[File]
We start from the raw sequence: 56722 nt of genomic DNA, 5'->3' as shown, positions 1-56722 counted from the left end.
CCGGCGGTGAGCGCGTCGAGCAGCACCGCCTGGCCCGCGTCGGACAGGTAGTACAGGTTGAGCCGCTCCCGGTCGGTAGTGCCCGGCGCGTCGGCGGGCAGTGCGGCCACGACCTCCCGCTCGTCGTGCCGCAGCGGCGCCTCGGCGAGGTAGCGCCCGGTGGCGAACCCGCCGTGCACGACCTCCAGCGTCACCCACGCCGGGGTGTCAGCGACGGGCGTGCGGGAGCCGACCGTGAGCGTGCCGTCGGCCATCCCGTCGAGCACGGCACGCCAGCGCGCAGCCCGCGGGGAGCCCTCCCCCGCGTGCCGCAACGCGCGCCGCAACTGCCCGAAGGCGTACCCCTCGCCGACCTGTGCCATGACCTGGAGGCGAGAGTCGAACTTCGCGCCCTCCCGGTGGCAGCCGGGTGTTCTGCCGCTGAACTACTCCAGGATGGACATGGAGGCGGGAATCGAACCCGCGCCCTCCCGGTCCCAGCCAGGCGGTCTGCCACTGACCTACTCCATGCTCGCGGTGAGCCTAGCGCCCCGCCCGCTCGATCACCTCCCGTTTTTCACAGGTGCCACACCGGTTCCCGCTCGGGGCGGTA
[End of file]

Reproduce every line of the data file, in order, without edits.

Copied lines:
We start from the raw sequence: 56722 nt of genomic DNA, 5'->3' as shown, positions 1-56722 counted from the left end.
CCGGCGGTGAGCGCGTCGAGCAGCACCGCCTGGCCCGCGTCGGACAGGTAGTACAGGTTGAGCCGCTCCCGGTCGGTAGTGCCCGGCGCGTCGGCGGGCAGTGCGGCCACGACCTCCCGCTCGTCGTGCCGCAGCGGCGCCTCGGCGAGGTAGCGCCCGGTGGCGAACCCGCCGTGCACGACCTCCAGCGTCACCCACGCCGGGGTGTCAGCGACGGGCGTGCGGGAGCCGACCGTGAGCGTGCCGTCGGCCATCCCGTCGAGCACGGCACGCCAGCGCGCAGCCCGCGGGGAGCCCTCCCCCGCGTGCCGCAACGCGCGCCGCAACTGCCCGAAGGCGTACCCCTCGCCGACCTGTGCCATGACCTGGAGGCGAGAGTCGAACTTCGCGCCCTCCCGGTGGCAGCCGGGTGTTCTGCCGCTGAACTACTCCAGGATGGACATGGAGGCGGGAATCGAACCCGCGCCCTCCCGGTCCCAGCCAGGCGGTCTGCCACTGACCTACTCCATGCTCGCGGTGAGCCTAGCGCCCCGCCCGCTCGATCACCTCCCGTTTTTCACAGGTGCCACACCGGTTCCCGCTCGGGGCGGTA